Amid a Centers for Disease Control and Prevention investigation into the safety of vape pens, and threats by Donald Trump of a federal ban on all flavored vaping products (New York and Michigan have already taken action), national attention has turned to the cannabis industry.
Six people have died and some 380 people have contracted lung illness as of Sept. 12, according to the CDC. While investigations are ongoing at the national and state levels, most patients have reported using vaping cartridges containing THC, the psychoactive compound in cannabis. In New York state, an investigation revealed that vitamin E acetate—a compound commonly found in skincare products that’s used to thicken cannabis oil and is hazardous to inhale—was found in nearly all of the THC-containing cartridges and vaping products analyzed (though the FDA hasn’t confirmed a definitive link).
Here’s the problem: Without national regulations to oversee the production and quality of marijuana products—and with varying state regulations that increase cannabis companies’ tax liabilities and operating costs—unlicensed or unscrupulous manufacturers may take shortcuts on quality, using adulterants such as vitamin E acetate to reduce costs and maximize profits. It’s unclear whether tainted cartridges were purchased on the black market or legally.
Despite the uncertainty, some Oregon retailers are preemptively removing vaping products from shelves. Brands are now fighting to keep customers coming back to one of their top-selling products.
The growing cannabis industry has come to an inflection point, and it’s up to brands to both address the health issue while still trying to market their wares.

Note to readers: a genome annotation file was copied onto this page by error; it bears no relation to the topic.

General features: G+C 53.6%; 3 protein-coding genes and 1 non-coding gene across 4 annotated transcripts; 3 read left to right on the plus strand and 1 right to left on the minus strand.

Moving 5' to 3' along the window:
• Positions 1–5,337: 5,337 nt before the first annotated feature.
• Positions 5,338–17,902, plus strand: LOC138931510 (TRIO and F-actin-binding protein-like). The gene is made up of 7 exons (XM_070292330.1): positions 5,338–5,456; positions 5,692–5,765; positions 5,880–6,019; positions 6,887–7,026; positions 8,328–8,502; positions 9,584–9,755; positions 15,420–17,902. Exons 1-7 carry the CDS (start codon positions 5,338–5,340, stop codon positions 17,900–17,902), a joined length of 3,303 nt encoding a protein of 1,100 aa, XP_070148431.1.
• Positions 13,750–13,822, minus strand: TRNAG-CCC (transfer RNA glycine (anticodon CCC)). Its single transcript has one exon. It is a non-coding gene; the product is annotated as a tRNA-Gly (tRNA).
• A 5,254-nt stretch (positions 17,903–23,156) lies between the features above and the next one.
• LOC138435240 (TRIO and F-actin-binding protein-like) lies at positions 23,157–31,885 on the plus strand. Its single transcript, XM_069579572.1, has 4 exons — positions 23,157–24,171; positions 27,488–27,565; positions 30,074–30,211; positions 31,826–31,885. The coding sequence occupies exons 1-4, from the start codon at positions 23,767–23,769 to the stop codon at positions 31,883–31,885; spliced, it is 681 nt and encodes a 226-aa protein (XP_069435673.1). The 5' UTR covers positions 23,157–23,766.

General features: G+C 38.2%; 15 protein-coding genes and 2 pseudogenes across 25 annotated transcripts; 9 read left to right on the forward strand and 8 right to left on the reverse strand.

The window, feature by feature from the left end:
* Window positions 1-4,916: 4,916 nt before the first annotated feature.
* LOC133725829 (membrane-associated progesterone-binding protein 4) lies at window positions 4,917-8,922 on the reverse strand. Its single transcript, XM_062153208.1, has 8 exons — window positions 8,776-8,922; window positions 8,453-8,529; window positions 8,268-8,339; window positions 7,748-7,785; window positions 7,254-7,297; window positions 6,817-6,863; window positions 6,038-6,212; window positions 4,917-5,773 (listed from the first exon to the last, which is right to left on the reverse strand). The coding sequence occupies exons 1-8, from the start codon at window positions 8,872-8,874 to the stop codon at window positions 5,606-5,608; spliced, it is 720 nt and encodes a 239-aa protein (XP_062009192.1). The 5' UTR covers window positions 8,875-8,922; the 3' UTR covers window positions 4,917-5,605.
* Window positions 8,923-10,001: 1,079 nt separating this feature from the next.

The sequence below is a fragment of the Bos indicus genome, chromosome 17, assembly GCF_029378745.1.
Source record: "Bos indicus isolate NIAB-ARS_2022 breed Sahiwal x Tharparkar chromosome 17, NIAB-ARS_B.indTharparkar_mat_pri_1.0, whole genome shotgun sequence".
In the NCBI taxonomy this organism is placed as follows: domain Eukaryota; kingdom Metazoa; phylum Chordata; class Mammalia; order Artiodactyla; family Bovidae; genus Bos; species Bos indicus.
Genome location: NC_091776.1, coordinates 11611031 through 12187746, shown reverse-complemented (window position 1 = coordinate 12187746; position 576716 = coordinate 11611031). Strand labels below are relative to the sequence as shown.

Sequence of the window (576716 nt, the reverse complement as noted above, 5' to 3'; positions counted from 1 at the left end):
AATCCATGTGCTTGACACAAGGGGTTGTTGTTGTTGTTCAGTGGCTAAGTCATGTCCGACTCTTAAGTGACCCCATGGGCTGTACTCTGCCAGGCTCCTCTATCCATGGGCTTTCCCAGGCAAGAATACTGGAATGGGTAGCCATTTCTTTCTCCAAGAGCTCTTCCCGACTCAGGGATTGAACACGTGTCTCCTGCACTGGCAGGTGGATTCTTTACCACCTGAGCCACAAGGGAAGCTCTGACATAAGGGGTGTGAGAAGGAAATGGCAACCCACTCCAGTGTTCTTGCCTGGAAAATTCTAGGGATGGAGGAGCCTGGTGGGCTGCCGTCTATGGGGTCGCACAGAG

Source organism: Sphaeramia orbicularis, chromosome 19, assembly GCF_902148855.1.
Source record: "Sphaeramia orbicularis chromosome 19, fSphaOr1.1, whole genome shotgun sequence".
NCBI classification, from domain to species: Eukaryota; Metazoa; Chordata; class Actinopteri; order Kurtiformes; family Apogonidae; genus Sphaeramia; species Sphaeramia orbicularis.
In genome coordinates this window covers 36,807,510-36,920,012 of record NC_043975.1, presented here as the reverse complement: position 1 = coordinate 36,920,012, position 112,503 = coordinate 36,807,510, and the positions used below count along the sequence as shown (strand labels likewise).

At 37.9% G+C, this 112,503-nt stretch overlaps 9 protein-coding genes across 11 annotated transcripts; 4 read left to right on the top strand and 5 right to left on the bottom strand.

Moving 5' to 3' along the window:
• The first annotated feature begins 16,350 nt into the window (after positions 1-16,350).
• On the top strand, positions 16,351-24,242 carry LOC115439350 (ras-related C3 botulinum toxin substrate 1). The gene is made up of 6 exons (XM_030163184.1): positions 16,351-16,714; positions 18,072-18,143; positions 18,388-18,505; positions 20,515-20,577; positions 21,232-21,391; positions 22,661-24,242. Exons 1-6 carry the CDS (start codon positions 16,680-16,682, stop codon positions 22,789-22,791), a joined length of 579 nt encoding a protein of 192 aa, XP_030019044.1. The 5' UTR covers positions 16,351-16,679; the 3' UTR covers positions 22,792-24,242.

Keeping customers in choppy waters
The tobacco industry went through the same crisis when cigarettes were first fingered as the culprit in what had become a lung-cancer epidemic in the U.S. more than 70 years ago. To win back customers’ trust, big cigarette brands turned to propaganda. Marlboro offered the miracle of never feeling “over-smoked,” while Camel positioned itself as the cigarette more doctors smoked than any other.
To counter their own crisis, cannabis brands—ones in states where the industry has been legalized and their products extensively regulated—have pledged something radical for their upcoming marketing campaigns: transparency.
“Education is a critical component of any cannabis marketing strategy,” explained Mauria Betts, founding partner of the cannabis marketing firm Potency. “Education-based marketing makes cannabis more approachable to a broad range of consumers, dispels misinformation, addresses customer concerns and builds trust. Cannabis brands are now more than ever responsible for educating consumers on the potential health risks of vaping.”
Beyond marketing rooted in education, Betts added that “cannabis vape companies should be transparent with customers about the products they manufacture.”
Taking a cue from the food industry, which puts nutritional information and ingredient lists on its labels, Betts said marijuana products should have clear labeling and highlight third-party test results, ingredients, extraction techniques and cultivation methodology. Vape hardware, meanwhile, “can be used as valuable marketing content and differentiation in a competitive market.”
More than 35 million units of THC-containing vape products were sold between Sept. 1, 2018 and Aug. 31, 2019 in California, Colorado, Nevada and Washington, according to a report from Seattle-based data analytics firm Headset, making vape cartridges the No. 2 product category in cannabis.
Building trust through science and education
Within 24 hours of vitamin E acetate first being implicated in the ongoing health crisis, Corey Mangold, co-founder and CEO of California vape product company Orchid Essentials, ordered his company’s products to be sent to third-party laboratories to test for the substance—even though he said Orchid Essentials does not use it. Findings will be released on the company’s social media and website.
“Trust with consumers comes through transparency,” Mangold said.